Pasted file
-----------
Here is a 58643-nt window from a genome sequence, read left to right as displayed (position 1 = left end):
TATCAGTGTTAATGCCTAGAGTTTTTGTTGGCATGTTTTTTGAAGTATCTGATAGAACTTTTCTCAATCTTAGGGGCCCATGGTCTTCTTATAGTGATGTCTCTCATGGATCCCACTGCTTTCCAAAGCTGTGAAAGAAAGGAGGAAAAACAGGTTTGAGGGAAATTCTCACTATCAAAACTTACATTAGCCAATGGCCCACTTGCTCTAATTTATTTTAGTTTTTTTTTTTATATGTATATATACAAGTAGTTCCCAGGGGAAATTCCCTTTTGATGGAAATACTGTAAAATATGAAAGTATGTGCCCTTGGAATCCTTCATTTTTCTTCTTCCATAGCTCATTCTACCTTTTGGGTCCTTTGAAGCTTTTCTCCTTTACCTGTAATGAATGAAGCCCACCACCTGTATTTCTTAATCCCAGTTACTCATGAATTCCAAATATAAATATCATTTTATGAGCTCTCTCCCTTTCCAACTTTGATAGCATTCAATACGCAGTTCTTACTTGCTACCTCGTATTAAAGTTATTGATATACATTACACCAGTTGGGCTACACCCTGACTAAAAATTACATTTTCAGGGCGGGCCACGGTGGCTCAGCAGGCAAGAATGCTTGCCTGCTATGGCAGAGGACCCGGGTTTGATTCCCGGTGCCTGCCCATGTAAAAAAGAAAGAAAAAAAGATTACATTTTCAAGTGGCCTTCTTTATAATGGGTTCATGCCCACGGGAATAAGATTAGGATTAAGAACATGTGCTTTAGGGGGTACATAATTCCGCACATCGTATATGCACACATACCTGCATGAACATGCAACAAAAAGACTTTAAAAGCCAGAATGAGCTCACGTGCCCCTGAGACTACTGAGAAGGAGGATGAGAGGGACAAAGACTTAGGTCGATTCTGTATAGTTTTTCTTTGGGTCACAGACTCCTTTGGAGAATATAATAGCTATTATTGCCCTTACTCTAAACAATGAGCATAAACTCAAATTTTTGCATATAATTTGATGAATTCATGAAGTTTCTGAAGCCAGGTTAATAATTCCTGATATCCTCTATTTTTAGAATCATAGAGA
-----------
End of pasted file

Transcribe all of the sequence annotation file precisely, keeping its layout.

Here is a 58643-nt window from a genome sequence, read left to right as displayed (position 1 = left end):
TATCAGTGTTAATGCCTAGAGTTTTTGTTGGCATGTTTTTTGAAGTATCTGATAGAACTTTTCTCAATCTTAGGGGCCCATGGTCTTCTTATAGTGATGTCTCTCATGGATCCCACTGCTTTCCAAAGCTGTGAAAGAAAGGAGGAAAAACAGGTTTGAGGGAAATTCTCACTATCAAAACTTACATTAGCCAATGGCCCACTTGCTCTAATTTATTTTAGTTTTTTTTTTTATATGTATATATACAAGTAGTTCCCAGGGGAAATTCCCTTTTGATGGAAATACTGTAAAATATGAAAGTATGTGCCCTTGGAATCCTTCATTTTTCTTCTTCCATAGCTCATTCTACCTTTTGGGTCCTTTGAAGCTTTTCTCCTTTACCTGTAATGAATGAAGCCCACCACCTGTATTTCTTAATCCCAGTTACTCATGAATTCCAAATATAAATATCATTTTATGAGCTCTCTCCCTTTCCAACTTTGATAGCATTCAATACGCAGTTCTTACTTGCTACCTCGTATTAAAGTTATTGATATACATTACACCAGTTGGGCTACACCCTGACTAAAAATTACATTTTCAGGGCGGGCCACGGTGGCTCAGCAGGCAAGAATGCTTGCCTGCTATGGCAGAGGACCCGGGTTTGATTCCCGGTGCCTGCCCATGTAAAAAAGAAAGAAAAAAAGATTACATTTTCAAGTGGCCTTCTTTATAATGGGTTCATGCCCACGGGAATAAGATTAGGATTAAGAACATGTGCTTTAGGGGGTACATAATTCCGCACATCGTATATGCACACATACCTGCATGAACATGCAACAAAAAGACTTTAAAAGCCAGAATGAGCTCACGTGCCCCTGAGACTACTGAGAAGGAGGATGAGAGGGACAAAGACTTAGGTCGATTCTGTATAGTTTTTCTTTGGGTCACAGACTCCTTTGGAGAATATAATAGCTATTATTGCCCTTACTCTAAACAATGAGCATAAACTCAAATTTTTGCATATAATTTGATGAATTCATGAAGTTTCTGAAGCCAGGTTAATAATTCCTGATATCCTCTATTTTTAGAATCATAGAGA